PMS, What Is It?
Premenstrual syndrome (PMS) is a cluster of symptoms that affect women a couple of days to a couple of weeks before the beginning of their monthly menses, and ending as menstruation begins. Roughly seventy-five percent of women experience premenstrual symptoms at some point in their lives. However, it is only if these symptoms are severe enough to interfere with daily life and function that they are properly referred to as a syndrome. Women in their late twenties to early forties usually have the worst problems with PMS, although teenagers and peri-menopausal women can also have symptoms. Women, who do not menstruate, whether because they're pregnant or menopausal, cannot have PMS.
Symptoms of PMS
There are many symptoms associated with PMS. Most women will have some combination of these symptoms. Typically, symptoms and symptom severity vary from month to month and at different times in a woman's life. The symptoms of PMS include:
- bloating caused by fluid retention
- lower back pain
- food cravings
- weight gain
- sleeping difficulties
- mood swings
- depressed mood
- trouble concentrating
In many women, stress can cause a worsening of symptoms.
What Causes PMS?
The causes of PMS are poorly understood, although it is clear that hormonal fluctuations inherent in the monthly cycle play a large part in the process. As women pass ovulation and begin to move towards menstruation, the levels of the female sex hormones estrogen and progesterone drop off. This drop in hormone levels can cause abrupt changes in the body that sometimes produce unfortunate symptoms. Changing estrogen levels also affect serotonin levels in the brain. Serotonin is one of the brain's most important neurotransmitters. It is involved in regulating mood, appetite, sleep, and arousal. Because most of the symptoms of PMS relate to functions and behaviors modulated by serotonin (sleep disturbances, food cravings, depressed mood, etc.), many researchers believe that it is this change in serotonin levels which is the ultimate cause of PMS symptoms. However, all women are subject to hormonal changes as the month progresses, yet while some suffer terribly, others have no symptoms at all. Scientists believe there is a genetic component to PMS. The daughters of women with severe PMS are more likely to develop PMS themselves, as are other female relations. Eating a diet lacking in certain key nutrients and not getting enough exercise may also predispose women to developing PMS.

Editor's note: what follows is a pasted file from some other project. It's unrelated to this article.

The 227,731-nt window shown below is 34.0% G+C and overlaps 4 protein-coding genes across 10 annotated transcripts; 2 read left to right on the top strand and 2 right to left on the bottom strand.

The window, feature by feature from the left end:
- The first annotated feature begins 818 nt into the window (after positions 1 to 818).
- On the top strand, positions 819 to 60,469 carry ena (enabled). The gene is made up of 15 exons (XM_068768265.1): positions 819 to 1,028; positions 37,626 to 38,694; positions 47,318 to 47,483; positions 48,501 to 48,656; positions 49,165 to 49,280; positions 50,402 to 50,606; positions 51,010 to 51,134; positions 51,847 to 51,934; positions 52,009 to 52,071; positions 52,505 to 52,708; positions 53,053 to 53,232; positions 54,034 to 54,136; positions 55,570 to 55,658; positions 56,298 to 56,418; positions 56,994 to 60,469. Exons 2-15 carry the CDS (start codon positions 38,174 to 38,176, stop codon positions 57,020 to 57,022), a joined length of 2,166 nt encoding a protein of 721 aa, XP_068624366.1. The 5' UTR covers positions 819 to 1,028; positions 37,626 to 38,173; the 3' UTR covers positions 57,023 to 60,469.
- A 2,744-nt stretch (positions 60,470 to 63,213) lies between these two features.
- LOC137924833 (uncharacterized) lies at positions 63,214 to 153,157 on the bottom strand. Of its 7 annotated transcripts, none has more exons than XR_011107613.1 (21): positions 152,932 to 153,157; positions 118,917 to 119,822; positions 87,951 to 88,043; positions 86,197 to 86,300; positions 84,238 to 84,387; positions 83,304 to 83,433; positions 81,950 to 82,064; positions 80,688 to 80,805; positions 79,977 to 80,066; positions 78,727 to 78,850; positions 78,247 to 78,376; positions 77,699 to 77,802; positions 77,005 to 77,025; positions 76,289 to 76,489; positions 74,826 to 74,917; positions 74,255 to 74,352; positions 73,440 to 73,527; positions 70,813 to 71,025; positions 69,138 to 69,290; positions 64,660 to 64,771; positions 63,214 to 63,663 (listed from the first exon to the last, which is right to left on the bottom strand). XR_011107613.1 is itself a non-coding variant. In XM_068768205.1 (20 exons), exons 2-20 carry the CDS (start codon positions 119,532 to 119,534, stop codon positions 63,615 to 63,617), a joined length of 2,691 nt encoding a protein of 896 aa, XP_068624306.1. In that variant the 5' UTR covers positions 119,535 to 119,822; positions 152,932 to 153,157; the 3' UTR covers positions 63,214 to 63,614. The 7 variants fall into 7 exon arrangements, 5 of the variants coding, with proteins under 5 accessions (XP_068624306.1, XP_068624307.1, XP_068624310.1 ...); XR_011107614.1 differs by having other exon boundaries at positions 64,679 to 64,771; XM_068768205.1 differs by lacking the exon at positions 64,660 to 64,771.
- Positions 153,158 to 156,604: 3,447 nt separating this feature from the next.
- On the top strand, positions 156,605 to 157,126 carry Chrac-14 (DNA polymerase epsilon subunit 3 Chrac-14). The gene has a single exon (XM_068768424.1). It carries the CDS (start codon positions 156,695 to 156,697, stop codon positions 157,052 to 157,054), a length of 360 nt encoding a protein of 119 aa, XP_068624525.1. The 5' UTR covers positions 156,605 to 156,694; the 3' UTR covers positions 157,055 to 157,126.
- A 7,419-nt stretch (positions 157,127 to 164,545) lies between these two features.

Treatment of PMS
While there are medications available to help treat the symptoms of PMS, notably anti-inflammatory, antidepressants and diuretics, for many women, lifestyles changes are the best, and healthiest, way to treat PMS symptoms. Exercising at least three times a week helps resolve PMS related symptoms in many cases. Exercise naturally boosts your mood, alleviates cramping, and combats food cravings and weight gain. It also reduces stress, a common PMS trigger. Relaxation therapy or yoga can also help address the issue of stress. Many women aren't getting all their essential nutrients from the food they eat. Studies have shown that getting adequate amounts of calcium and magnesium can reduce or prevent PMS symptoms in most women. Vitamins E and B-6 have also been found to be beneficial in many cases. While dietary sources are preferable, women who are unable to get enough of these nutrients through the foods they eat can profit from supplements. http://www.mayoclinic.com/health/premenstrual-syndrome/DS00134/DSECTION=8 http://women.webmd.com/pms/premenstrual-syndrome-pms-topic-overview